Here is my question: would a reporter (Hammerschmidt) really have the balls to ask a sitting VP if he killed someone? I would. But would a mildly successful reporter really do that. I doubt it. (In watching this scene I was brought back to the first scene of the entire series when he suffocates that dog.)

My favorite part of the whole episode was when the bodyguard Meechum seems to take offense at the familiarity that exists between Frank and Freddy - the BBQ owner. I definitely want to know more about Mecchum's opinion of the world he helps to protect. My guess is he will look the other way at some rather serious stuff later this season.

The theme of control and woman continues with Doug and Rachel. I accidentally found out something about how that unfolds. I hope she does what I think she does. Last scene: Rachel asks Doug 'are you hungry?' Last frame: Doug looks at Rachel and realizes that most intimate and meaningful relationship he has with any woman on Earth is with a woman he professionally coerces.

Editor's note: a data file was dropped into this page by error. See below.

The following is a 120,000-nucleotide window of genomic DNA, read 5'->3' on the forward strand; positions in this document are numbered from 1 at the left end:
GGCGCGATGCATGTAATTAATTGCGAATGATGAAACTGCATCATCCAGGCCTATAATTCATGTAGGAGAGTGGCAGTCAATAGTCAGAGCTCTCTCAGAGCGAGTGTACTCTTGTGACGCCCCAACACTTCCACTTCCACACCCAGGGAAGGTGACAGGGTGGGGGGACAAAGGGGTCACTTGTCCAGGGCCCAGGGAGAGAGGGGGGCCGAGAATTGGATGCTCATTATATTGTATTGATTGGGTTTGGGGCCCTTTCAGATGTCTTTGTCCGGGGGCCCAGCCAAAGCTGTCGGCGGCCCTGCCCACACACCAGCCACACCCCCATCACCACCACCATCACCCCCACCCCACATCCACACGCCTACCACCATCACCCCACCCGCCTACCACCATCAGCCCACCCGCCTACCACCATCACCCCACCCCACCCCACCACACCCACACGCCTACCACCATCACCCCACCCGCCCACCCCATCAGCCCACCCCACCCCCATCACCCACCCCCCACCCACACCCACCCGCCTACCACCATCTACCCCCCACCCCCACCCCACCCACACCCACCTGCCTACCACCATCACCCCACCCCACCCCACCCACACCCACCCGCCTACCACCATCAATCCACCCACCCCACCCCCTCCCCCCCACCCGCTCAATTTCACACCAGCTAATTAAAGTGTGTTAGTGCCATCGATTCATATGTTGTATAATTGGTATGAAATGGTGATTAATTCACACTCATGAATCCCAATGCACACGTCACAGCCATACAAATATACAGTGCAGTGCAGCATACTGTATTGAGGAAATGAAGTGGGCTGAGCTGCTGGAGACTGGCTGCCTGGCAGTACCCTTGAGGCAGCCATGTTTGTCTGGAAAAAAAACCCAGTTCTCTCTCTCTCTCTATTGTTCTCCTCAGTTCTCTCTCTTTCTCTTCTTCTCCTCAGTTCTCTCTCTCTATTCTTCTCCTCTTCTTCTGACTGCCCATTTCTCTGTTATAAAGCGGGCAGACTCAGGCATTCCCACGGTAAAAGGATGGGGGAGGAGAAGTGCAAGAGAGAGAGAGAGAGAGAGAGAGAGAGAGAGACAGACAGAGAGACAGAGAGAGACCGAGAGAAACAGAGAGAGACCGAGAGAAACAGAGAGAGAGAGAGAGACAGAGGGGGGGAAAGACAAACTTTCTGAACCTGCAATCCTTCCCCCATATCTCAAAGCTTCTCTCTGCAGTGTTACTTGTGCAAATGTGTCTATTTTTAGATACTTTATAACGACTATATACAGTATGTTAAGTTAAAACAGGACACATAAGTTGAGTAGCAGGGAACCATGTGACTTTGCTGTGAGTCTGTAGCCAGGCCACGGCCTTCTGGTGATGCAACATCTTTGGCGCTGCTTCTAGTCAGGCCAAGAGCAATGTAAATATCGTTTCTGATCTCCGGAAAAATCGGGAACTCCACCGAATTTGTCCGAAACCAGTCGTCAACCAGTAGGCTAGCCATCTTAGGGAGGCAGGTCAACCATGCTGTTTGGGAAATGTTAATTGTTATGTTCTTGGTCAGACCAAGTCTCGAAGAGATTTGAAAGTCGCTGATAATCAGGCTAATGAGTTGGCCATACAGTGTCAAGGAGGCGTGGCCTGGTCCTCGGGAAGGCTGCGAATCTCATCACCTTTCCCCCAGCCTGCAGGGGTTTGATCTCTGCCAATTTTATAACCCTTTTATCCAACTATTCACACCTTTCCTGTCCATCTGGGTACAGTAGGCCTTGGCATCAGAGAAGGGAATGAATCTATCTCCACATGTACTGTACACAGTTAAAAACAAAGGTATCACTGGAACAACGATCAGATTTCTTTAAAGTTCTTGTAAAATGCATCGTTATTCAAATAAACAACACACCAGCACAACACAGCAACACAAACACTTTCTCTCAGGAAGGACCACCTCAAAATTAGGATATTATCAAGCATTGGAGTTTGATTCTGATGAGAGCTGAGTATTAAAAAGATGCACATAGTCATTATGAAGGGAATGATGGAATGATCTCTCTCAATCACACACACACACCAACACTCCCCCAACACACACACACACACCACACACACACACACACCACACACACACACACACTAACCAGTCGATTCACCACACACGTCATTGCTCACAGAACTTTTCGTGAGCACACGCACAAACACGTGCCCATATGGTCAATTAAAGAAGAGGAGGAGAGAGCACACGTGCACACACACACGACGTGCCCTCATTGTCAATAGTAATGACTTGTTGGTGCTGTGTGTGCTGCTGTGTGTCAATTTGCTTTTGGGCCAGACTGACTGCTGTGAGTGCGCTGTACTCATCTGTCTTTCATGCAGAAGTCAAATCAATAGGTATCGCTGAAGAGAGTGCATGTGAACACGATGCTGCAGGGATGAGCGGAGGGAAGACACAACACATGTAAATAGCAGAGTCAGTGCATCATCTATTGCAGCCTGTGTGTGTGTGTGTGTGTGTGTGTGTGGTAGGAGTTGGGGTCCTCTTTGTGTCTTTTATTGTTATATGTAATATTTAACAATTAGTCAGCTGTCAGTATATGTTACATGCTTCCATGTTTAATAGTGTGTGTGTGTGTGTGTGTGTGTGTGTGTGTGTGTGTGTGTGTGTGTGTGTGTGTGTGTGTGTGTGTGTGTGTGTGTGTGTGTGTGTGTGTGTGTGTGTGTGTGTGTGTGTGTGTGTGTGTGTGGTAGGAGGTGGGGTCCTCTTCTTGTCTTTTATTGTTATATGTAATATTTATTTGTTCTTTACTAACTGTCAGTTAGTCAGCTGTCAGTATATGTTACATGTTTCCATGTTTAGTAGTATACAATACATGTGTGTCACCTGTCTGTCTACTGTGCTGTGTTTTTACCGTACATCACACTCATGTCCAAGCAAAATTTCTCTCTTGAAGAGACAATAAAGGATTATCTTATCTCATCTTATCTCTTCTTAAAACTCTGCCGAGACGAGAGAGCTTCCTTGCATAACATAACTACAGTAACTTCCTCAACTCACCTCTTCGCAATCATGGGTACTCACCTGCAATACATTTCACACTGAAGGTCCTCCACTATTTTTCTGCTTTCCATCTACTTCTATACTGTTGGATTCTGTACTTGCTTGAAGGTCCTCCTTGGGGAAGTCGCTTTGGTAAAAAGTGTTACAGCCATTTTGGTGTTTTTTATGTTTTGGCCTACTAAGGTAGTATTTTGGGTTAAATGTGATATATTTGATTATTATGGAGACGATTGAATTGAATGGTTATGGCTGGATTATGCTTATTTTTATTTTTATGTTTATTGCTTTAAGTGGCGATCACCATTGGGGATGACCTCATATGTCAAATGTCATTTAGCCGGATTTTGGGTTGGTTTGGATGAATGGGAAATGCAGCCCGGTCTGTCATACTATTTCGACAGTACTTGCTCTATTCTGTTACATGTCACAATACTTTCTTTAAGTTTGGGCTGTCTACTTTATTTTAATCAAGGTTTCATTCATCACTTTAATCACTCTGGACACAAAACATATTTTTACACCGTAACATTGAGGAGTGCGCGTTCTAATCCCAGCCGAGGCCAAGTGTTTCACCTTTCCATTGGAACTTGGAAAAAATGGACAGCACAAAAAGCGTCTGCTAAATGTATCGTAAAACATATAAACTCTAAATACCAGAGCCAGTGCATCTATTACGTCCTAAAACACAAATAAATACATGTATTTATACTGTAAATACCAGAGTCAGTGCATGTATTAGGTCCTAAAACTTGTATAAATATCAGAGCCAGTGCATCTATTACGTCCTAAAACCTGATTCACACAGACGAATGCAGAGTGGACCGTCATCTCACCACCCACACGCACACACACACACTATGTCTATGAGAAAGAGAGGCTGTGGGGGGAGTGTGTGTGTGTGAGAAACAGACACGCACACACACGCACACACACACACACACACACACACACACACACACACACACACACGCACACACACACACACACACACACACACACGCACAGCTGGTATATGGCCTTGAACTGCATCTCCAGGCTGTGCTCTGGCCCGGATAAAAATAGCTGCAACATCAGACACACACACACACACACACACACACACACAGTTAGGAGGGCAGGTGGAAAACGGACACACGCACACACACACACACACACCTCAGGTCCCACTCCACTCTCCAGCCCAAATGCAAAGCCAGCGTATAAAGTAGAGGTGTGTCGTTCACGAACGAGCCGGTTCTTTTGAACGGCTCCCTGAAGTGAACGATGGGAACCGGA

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* Furthermore, I like the actor playing Feng as an actor - as an artist producing emotion and drama. He is excellent. But the notion that he exhibits anything close to a mainland Chinese persona seems totally unbelievable. I can't imagine it is a function of his talent. It seems like a failure in direction - not an enormous failure just a loss some realism that Americans would benefit from. I'm not saying that there is a single, monochromatic mainlaid Chinese persona but just as Americans have a certain vibe and focus so do the Chinese - so do New Yorkers, so do people from Beijing, Hong Kong, etc. Feng seems like just another American on the show.

** Personally, I think it's kinda cool - embracing history, honoring one's ancestors, learning, spending time outside - all wonderful. I'm not sure I would get involved because it seems to place an emphasis on the war and not slavery which is equally deserving of understanding.